Organizations must extend their definition of customers.
I learned a long time ago that quality standards, issues and performance are goals people can rally around, unlike other goals like cost reduction or productivity improvement. Quality opens people up to change because the change is for a good reason. It connects them with the customer and taps the motive of pride in their work
This should not be a surprise to most of our readers but to create a true quality environment an organization must first focus on the customer. The purpose of all work and all improvement effort is to better serve the customer.
This should be recognized by everyone as fundamental to survival, but unfortunately some managers do not always do well with this concept, straightforward as it might seem. It is important, therefore, that managers ensure that there is a common definition of the basic words and phrases used in communicating what they hope to accomplish and why.
Quality means satisfying customers’ needs and expectations. It is this focus that is, in fact, the purpose of all work. However, it seems not everyone has the same understanding of the word quality, which results in mixed messages.
If the focus of a quality environment is to satisfy the needs and expectations of the customer, then the basic premise of all other organizational needs will be addressed: profitability, producing quality products and services, improving productivity, out-performing the competition, managing change, and ensuring employee involvement.
Another critical definition is required. Just as some people are apt to translate quality too narrowly, so too may we consider customers in the same restrictive sense. One of the single most powerful revelations in my quality education has been that customers are not only external but internal as well.
When our thoughts are extended to other departments and fellow employees as customers, significant positive changes occur in the way work is done or, in quality terms, in the way we deliver our outputs, products or services.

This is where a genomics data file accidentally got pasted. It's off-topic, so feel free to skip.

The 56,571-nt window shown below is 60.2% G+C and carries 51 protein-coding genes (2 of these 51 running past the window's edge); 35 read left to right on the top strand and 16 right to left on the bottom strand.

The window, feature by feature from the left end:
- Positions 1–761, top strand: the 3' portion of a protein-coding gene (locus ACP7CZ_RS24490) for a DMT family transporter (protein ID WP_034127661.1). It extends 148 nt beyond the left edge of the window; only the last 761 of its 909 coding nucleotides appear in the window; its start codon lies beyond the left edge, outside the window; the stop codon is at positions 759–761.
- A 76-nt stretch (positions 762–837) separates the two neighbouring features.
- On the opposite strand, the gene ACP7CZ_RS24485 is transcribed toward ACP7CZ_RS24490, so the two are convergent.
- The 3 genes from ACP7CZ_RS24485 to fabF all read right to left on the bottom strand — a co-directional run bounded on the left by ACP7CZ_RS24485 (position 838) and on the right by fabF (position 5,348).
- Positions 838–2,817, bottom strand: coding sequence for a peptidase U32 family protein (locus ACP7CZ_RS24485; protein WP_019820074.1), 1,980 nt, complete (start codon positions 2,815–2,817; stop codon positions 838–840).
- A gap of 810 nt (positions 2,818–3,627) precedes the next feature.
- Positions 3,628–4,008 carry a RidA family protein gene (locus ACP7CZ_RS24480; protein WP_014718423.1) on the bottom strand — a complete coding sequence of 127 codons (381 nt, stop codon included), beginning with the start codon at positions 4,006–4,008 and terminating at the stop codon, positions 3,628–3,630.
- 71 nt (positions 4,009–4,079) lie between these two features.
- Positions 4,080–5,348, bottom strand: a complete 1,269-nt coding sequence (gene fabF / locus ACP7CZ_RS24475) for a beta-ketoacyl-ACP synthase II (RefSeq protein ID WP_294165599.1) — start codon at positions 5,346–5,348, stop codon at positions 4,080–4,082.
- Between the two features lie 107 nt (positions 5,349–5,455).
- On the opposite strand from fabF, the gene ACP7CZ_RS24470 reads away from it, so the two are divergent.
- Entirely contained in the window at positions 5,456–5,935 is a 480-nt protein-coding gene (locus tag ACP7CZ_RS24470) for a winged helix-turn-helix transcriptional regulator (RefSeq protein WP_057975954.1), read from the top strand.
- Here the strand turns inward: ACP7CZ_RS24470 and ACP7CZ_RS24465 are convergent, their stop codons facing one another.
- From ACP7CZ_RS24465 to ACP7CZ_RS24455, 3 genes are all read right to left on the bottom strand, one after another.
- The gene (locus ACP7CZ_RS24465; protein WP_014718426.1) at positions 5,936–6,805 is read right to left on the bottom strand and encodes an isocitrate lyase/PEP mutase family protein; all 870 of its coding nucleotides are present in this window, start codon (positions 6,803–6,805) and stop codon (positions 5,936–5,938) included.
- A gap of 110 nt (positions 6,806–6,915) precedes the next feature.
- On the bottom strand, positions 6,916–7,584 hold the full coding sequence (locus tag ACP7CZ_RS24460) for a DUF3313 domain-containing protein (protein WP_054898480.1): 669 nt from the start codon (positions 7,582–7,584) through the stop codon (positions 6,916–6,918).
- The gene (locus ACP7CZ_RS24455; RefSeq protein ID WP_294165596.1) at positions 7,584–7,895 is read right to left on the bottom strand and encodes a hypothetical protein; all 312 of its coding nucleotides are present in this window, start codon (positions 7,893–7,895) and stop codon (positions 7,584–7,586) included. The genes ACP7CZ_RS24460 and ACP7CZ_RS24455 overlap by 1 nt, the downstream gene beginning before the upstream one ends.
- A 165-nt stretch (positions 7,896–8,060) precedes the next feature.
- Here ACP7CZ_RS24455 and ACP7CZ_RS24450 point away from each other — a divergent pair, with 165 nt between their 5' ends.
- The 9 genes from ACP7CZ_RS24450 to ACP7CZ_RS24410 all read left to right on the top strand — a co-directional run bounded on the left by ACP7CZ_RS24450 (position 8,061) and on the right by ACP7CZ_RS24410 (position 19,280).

It is important to emphasize that satisfying the needs of the external customers must be paramount. As we strive to better meet the needs of internal customers, we must guard against diminishing external customer satisfaction. The challenge is to see our efforts as a total system designed to satisfy our traditional customers.
The pursuit, the focus, is toward but one end, which is to meet or exceed customer expectations. It is this oneness of purpose that links all activities toward a single end that makes the total quality environment.
The focus on internal customers and satisfying their needs toward improving external customer satisfaction has the potential to transform the organization from one of departmental boundaries and barriers into one of complementing rather than competing activities.
In this new environment information ceases to be hoarded as a power cache and is shared not only within the department but with others as well. Collaboration is common, competition is not; partnerships are sought, teamwork prevails; and continual improvement of the system is the goal.
The customer focus when supported by this single-system attitude requires a new generation of management that is long past due for some organizations. The traditional hierarchical organization restricts not only management but all within it.
The organization that is capable of multi-department, cross-functional teamwork on a daily basis is one where processes are seen as related parts of the total quality system. People working in such an environment better understand not only the organization’s mission, but their own role toward its accomplishment. Consequently, people are better able to fulfill their tasks and to improve on them.
Essentially, what is being described is the culture of an organization. More than any other responsibility of management, the culture it creates, supports, or maintains is critical to the ability of the organization to provide the desired products and services.
Too often, however, management gives little thought to the cultural tasks required to create and maintain the environment. Typically, when management’s attention is on aspects of the work environment, it is in response to conditions occurring because of management negligence. The recognition of internal customers, however, helps management address how best to satisfy the needs of direct reports, work associates, and other departments.
A true quality environment is driven by a focus on the customer. This purpose provides our organization direction as well as purpose.